Build your own quiz by making a list of 5 take-away statements about Week 2 content. This may include anything from the textbook, lecture videos, articles, videos, websites, etc. Post your list under the discussion board prompt titled Quiz 2. Click the Discussion Board menu tab to access the prompt.What is a Take-Away Statement?
- A one to two-sentence original statement about something you learned. Each statement is in your own words, and reflects critical thinking about the content.
- Example: Unlike caterpillars, beetle larvae do not have suction-like back legs.
What is NOT a Take-Away Statement?
- Direct quotes from class material.
- Lists of facts pulled from course material and/or outside sources (i.e. google, wikipedia, etc.)
- Incomplete sentences.
- Example: I really like beetles because they are cool. (This shows no connection to something learned from the class. Although it’s good to include your thoughts, make sure you are also communicating a connection to something learned in the course.)
- Example: Beetles are the largest order of insects. (This is a straight fact that is too similar to course textbook material.)
How will you be graded?
- Credit/ No Credit.
- College-level writing is required meaning no grammar/spelling/editing errors.
- All 5 statements must be present and original work.
- Please note that the only way that a student will not get credit for this assignment is if statements are taken directly or almost directly from one of the sources of information listed above. Just changing one word will not be acceptable either. Students must think critically about the information they have received thus far and simply type out a bullet list of 5 “take-away” statements.
Week 3 Learning Objectives
Upon successful completion of this unit, you will be able to:
- Demonstrate identification of chelicera versus pedipalps of different arachnids
- Compare and contrast a spider with a harvestman from pictures
- Demonstrate how to tell the difference between male and female spiders
- Describe tarantula defense behavior
- Identify pictures of dangerous spiders and describe what makes them a threat to human health
- Describe impact of ticks and mites on human health
- Compare and contrast soft ticks and hard ticks and indicate which are more commonly human ectoparasites
- Define infestation symptoms caused by scabies and chiggers mites on humans
- Describe how to safely remove a hard tick from human skin according to the Center for Disease Control
Step 1: Take Quiz 2
Quiz content: Chapters 2, 8, 24Quiz window: check course calendar
Step 2: Read Textbook
Read textbook chapters 3-5.
Step 4: View Lecture Presentation
- Describe the body parts that make arachnids different from insects
- Define types of arachnid chelicera and identify their location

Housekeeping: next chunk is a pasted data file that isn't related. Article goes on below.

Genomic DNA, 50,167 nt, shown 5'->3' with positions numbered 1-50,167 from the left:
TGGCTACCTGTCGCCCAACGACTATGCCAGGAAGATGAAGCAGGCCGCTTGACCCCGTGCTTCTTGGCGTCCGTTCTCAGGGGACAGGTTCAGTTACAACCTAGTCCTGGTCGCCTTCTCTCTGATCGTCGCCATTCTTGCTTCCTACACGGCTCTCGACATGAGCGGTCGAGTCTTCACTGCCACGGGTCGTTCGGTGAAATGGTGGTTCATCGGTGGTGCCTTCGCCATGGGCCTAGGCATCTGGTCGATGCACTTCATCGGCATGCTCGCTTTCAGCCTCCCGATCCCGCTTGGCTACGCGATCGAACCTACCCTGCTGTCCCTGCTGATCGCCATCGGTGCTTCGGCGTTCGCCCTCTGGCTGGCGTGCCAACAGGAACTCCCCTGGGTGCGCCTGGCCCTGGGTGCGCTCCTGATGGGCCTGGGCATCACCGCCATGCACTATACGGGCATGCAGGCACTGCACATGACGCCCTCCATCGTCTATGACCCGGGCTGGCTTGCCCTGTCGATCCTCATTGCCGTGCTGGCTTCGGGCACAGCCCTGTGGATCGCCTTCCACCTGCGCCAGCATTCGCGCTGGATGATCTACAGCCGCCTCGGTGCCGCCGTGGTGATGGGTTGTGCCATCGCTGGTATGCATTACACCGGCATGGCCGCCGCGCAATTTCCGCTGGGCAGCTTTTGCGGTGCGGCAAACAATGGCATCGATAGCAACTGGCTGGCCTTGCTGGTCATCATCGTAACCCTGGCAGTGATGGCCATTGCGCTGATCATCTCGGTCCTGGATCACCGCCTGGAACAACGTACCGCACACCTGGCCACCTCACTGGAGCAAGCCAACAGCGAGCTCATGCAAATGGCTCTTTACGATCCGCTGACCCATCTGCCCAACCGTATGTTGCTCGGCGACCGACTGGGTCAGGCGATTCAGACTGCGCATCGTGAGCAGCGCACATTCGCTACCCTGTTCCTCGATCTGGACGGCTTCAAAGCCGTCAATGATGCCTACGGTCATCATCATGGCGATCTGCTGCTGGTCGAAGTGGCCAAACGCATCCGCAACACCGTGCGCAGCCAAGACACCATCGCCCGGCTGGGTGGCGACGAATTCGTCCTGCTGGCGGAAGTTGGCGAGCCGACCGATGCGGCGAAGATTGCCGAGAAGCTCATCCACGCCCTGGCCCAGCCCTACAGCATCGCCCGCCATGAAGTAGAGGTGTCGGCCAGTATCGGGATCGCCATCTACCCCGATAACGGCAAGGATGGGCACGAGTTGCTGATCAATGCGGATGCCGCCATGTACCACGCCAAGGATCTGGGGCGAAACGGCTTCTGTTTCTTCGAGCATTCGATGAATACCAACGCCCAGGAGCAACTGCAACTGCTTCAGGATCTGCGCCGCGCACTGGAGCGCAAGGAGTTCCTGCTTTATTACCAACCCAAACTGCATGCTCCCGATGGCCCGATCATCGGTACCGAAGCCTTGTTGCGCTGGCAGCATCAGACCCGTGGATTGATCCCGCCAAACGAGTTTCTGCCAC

- Define types of pedipalps and describe their location and function
- Compare and contrast a spider with a harvestman
- Identify a whiptail scorpion and describe its defense mechanism
- Identify a pseudoscorpion (so cute!) and describe its defense mechanism
- Compare and contrast a scorpion with a pseudoscorpion
Step 5: Watch Videos & Read Article
Net Casting Technique (video)1 | Transcript: Net Casting Technique (docx)Not all spiders spin a web and wait for prey to land in it. Watch the video to see another ingenious way some spiders use their silk. While watching the video, consider the following:
- Does the spider in the video produce different types of silk?
- How may spider silk differ? (Texture, strength, purpose)
- Where are the eyes of this spider? What does this tell us about how the spider hunts prey?
Other Prey Catching Techniques (video)2 | Transcript: Other Prey Catching Techniques (docx)Watch the video to see other unique silk traps from two different spiders. While watching the video, consider the following:
- Are the silk traps general or specific for certain types of prey?
- Why do the spiders eat the unused silk?
- What strategies does the lasso spider use to lure prey in?
- How do male and female black widows differ in size, and overall appearance?
- What role do male pedipalps play in the mating process?
- Why is mating such a dangerous process?
- Where are brown recluse spiders native to?
- Are they established in California?
- How frequently do people get bitten by these spiders?
- Are the diagnosis of these bites accurate?
- Monster Bug Wars. “MONSTER BUG WARS | Ogre Spider Vs Assassin Bug.” YouTube. YouTube, 1 May 2015. Web.
- BBC Earth. “Red Back Spider – Attenborough: Life in the Undergrowth – BBC.” YouTube. YouTube, 28 Aug. 2009. Web.
- National Geographic. “Most Venomous Spider in North America.” YouTube. YouTube, 5 Aug. 2010. Web.
- Vetter, R. S. “How to Manage Pests.” Brown Recluse and Other Recluse Spider Management Guidelines–UC IPM. UC Statewide IPM Program, UC Davis, n.d.